From the get-go, Angels get to shaky Verlander

From the get-go, Angels get to shaky Verlander

From the get-go, Angels get to shaky Verlander
ANAHEIM -- It took the Angels until the eighth inning to get a hit off Justin Verlander the last time the righty faced off against them back in 2011.

On Saturday, all it took was three pitches when rookie Mike Trout took him deep for the first of four first-inning runs en route to a 6-1 Tigers defeat.

"It was a little bit of a letdown right in the first there with the four spot, but that is something we can't really let happen," manager Jim Leyland said. "I don't mean we didn't battle the rest of the way; we did. It took a little air out of our sail."

On both ends, it was a frustrating night for the Tigers, who managed only four hits and played half the game without slugger Miguel Cabrera, who was ejected in the fourth inning for arguing balls and strikes.

But while the offense didn't do much, the story of the night was another rocky start by Verlander.

In the righty's last four outings, he has now looked both dominant and vulnerable. Verlander coughed up eight runs on 12 hits in 5 2/3 innings on Aug. 28 against the Royals and he gave up 10 hits and six runs Saturday. For what it's worth, he threw a two-run complete game on Aug. 23 vs. the Blue Jays and eight innings of one-run ball in his last outing against the rival White Sox.

"You're not going to go out there and be perfect every time," he said. "Those guys get paid a lot of money, too, to hit good pitches."

Prior to Saturday, Verlander had thrown 100 pitches in 80 straight starts dating back to 2010. However, that streak ended Saturday with him being lifted after a tough six innings and 97 pitches.

He'll get his next shot on the mound on Thursday in a marquee matchup against Chris Sale and the White Sox, who are now two games ahead of the Tigers in the division after winning earlier in the day.

"It's pretty simple, he just wasn't good tonight," Leyland said. "That happens. That is part of the equation."

Verlander couldn't help but agree.

"It wasn't pretty," he said with a laugh. "They got to me early. First batter of the game I made a mistake right down the middle to a guy who is having a fantastic year."

Following Trout's homer, Verlander surrendered three more runs thanks to a trio of doubles from Kendrys Morales, Howie Kendrick and Vernon Wells that followed a walk to Albert Pujols.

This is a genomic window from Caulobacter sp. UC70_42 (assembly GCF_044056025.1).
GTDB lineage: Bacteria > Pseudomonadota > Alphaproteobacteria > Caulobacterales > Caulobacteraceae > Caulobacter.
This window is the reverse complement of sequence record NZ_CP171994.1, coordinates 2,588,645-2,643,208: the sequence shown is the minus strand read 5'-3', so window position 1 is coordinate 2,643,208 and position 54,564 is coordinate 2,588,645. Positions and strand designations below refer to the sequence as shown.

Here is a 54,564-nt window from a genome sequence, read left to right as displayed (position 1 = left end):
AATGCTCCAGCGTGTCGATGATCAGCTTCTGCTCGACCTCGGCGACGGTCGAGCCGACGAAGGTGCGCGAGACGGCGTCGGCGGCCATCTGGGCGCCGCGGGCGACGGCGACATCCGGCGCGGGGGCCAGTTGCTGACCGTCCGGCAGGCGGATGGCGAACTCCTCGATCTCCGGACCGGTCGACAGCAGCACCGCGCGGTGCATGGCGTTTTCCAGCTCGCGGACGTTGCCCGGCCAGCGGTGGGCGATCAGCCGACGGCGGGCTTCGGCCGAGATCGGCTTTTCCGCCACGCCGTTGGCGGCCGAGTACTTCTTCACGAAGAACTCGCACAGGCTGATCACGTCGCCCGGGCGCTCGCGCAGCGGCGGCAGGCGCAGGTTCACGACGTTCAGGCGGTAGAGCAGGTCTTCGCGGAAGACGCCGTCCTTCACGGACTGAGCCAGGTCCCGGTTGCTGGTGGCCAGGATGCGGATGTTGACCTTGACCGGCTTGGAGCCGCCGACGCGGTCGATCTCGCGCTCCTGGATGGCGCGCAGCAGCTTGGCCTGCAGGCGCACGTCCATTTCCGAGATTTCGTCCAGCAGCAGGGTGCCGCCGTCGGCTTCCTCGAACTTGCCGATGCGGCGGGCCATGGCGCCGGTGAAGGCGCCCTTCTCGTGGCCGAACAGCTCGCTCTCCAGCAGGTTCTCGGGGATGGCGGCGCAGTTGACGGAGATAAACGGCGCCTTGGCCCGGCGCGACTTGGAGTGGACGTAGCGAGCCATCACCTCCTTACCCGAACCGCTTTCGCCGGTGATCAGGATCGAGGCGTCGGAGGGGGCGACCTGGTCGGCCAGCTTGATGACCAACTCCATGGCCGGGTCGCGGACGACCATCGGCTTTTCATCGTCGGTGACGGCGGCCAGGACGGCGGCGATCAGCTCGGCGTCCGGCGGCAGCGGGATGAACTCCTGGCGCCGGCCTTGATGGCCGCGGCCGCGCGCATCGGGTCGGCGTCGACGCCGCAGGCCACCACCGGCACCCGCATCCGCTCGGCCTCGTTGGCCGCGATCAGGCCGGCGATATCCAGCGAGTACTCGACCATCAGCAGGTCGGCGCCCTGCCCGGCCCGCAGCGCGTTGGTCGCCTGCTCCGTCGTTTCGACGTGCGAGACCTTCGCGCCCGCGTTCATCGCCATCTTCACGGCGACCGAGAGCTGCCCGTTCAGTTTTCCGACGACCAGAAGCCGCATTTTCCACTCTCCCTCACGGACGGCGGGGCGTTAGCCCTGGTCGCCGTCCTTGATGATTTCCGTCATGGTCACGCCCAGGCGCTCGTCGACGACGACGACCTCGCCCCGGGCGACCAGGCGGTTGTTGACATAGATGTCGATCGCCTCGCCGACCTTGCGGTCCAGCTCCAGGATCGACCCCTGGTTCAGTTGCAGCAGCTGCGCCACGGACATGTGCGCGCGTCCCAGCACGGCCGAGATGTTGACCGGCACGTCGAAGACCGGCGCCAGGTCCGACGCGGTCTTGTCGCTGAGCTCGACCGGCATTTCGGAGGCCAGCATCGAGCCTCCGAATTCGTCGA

Verlander was tagged again for another run in the third when he gave up back-to-back doubles to Pujols and Morales.

The Tigers got on the board in the fourth when Austin Jackson, who reached on an error, scored on an Omar Infante base hit, which was his second of the game and 1,000th of his career. However, the Angels answered back with an RBI single by Pujols later in the inning that scored Trout, who walked with two outs.

As for what the Angels did to attack early, manager Mike Scioscia didn't have an exact answer.

"I don't know if there's a key," he said. "You're trying to get to him every inning. Whether he's trying to work his way into his game, as the game goes on, you see him working his way into his stuff and his velocity. He's one guy. If he gets it going and he starts to smell a win, he's very, very tough to beat. So, early runs against him are important."

While Verlander struggled for six innings, Angels lefty C.J. Wilson tossed 7 2/3 innings and gave up just four hits. The one run scored by the Tigers was unearned.

Fittingly enough, the game ended like it started with a deep ball about to leave the park for a solo homer. Only this time, it was Trout making a play with his glove instead of his bat when he stole a home run from Prince Fielder.

Trout wasn't the only one as Wells ran down a couple of tough balls in left and Torii Hunter threw out Infante in the first from right.

"Their outfield defense is probably the best in baseball," Verlander said. "It saves those guys a lot of runs and you saw it again tonight. A lot of balls that were in the gap and fall in against most teams were outs tonight in some big situations. That is part of their team and what they do."

Alex Angert is an associate reporter for This story was not subject to the approval of Major League Baseball or its clubs.